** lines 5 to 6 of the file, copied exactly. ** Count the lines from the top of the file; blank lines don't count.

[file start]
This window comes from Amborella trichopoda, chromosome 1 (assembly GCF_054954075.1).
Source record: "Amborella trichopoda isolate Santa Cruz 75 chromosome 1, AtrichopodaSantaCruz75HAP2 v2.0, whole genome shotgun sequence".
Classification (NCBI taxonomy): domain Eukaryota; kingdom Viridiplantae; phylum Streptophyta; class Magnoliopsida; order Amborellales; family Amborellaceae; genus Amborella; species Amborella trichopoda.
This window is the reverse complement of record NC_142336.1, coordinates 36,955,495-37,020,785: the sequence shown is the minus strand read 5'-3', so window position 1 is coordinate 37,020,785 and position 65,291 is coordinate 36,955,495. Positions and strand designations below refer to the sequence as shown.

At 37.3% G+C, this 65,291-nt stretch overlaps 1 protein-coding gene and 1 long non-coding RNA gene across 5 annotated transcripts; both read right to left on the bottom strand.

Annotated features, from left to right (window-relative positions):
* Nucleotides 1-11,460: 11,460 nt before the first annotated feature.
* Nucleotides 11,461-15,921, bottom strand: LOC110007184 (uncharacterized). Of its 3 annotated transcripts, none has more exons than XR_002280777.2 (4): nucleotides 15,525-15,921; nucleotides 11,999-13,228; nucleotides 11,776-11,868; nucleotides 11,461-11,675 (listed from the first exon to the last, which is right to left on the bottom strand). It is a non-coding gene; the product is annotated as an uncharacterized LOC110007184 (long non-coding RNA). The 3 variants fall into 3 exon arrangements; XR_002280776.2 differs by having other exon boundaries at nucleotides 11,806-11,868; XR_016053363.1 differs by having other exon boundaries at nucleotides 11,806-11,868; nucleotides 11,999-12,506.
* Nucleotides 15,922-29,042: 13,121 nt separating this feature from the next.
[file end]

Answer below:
At 37.3% G+C, this 65,291-nt stretch overlaps 1 protein-coding gene and 1 long non-coding RNA gene across 5 annotated transcripts; both read right to left on the bottom strand.

Annotated features, from left to right (window-relative positions):